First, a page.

Simplified Chaos

As I wander through the maze of duplos and army men and dolls with no clothes and dreadlocks, I wonder to myself.
How in the world did we end up with all this stuff? And why am I the only one who doesn’t think the floor is the appropriate place for it?
Yesterday I made a decision about Christmas this year. I’ve been dissatisfied with the traditional American Christmas for several years, and we as a family have tried several different things to change how we celebrate to really reflect the meaning of the season, but somehow it always ends in a suburban stuffed to the hubcaps with noisy, annoying, and generally pointless toys. (Sorry, Mom, it’s the cold hard truth)
Last year we asked for donations instead of gifts, we even suggested a few charities that we enjoyed. And it worked great for the adults. But guess what? We still came home with a huge load of toys to somehow stuff into already-full toyboxes. I should clarify by saying that my husband and I are each the first in our generation of our respective families to have children. He has two siblings and two grandparents, and I have four siblings and three grandparents. Not to mention our parents, aunts, uncles, and cousins, all of whom want to give the most and best gifts to our kids. Our kids have so many people who love them, and that warms my heart in ways that no one who hasn’t had children could understand. But I love my kids, too, and I don’t want them to grow up feeling entitled to the biggest and best toys, I don’t want them to feel like they are the center of the world, and I want them to know that Christmas isn’t about getting gifts, it’s about God giving the ultimate gift. 
So yesterday, I called all the grandparents and great-grandparents and told them that we would like them to limit Christmas gifts to two gifts per child, and suggested that they focus on something to be experienced or to build memories with that family member. (ie. A book with Grandma’s voice recorded reading the story, a trip to a local zoo or museum, or even a visit from long-distance family members) I also begged them not to feel like they had to “fill” a box or bag with cheap toys and crayons and other little things. And to insure that no one had hurt feelings, I explained my reasoning: to make my children more selfless, well-rounded human beings.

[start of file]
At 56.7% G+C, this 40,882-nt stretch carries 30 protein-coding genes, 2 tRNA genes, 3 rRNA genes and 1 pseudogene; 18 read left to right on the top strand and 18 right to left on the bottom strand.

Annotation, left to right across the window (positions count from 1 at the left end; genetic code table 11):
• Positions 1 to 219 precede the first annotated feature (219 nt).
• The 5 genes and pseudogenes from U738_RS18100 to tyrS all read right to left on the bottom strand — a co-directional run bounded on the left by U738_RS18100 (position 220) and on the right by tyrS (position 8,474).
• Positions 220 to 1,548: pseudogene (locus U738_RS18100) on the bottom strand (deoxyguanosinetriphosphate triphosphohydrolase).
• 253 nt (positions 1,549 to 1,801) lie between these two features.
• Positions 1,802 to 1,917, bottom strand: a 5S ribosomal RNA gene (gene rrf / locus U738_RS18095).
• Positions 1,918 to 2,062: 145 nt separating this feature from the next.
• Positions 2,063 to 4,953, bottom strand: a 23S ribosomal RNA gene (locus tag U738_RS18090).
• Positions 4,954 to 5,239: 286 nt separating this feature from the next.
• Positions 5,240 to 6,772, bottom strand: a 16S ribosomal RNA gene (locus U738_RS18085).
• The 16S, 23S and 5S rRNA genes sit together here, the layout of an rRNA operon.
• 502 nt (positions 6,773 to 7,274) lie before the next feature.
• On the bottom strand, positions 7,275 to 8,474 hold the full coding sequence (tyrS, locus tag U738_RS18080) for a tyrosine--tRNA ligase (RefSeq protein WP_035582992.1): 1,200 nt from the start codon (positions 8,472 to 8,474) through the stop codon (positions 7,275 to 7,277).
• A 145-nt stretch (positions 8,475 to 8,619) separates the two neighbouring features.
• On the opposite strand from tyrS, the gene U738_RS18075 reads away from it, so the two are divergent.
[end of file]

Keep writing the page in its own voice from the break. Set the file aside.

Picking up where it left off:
I expected complaints, kick-back, maybe some declarations of intent to ignore my pleas,  but instead I recieved support, agreement, questions and clarifications, and all around… could it be… relief? Can our society have seriously come to the point where we buy mountains of kitsch every year for people we love out of a sense of duty? Ick. 
I’m inspired by stories of people who live in 600 square feet with 4 kids, who have and give their kids only the necessities, and the excess goes to kids who don’t have as much. By people who own stuff, and aren’t owned by it. I spend so much time every day taking care of stuff, it feels like I don’t have time for the really important things, like reading to my kids or playing ball with our puppy. I wish I had an answer for it, too, but I don’t. All I can do is take it one step at a time. 
How have you simplified your life?



This is what blogging looks like at our house. 





2 Comments (+add yours?)

  1. raspberrychai
    Jun 14, 2014 @ 22:19:25

    Going to stop being lazy and leave a comment! Haha. I could not agree with this post more. It’s obvious to me already that Abrielle has soo many things and we have generous family members who love to give her things. In my case, I’m fortunate that all our extended family is pretty careful about asking me what things would work for us. I always use space as my excuse (because it’s true). No big plastic toys, because we can’t store it!

    We are having a “friends” birthday party for Abrielle this year, but I’ve specifically asked for no presents, or if people must bring a gift, something consumable (craft supplies, stickers, clothes, etc). I didn’t want to throw a party, have 20 people show up, and end up with 20 additional gifts for my tiny 2 year old.

    It is ridiculous and the kids can hardly even enjoy the gifts when there are so many.


  2. babyblurbs
    Jun 14, 2014 @ 22:31:50

    What a good idea! I love the idea of consumable gifts. To carry it over to the “adult” world, maybe kiddos could give Grandma or Auntie a “Cookies in a Jar” with a note that says, “Some assembly required, please call for assistance” and have kiddo’s name and number on there.
    Really good thought, and you’ve made me realize that I need to start thinking about Birthdays, too.


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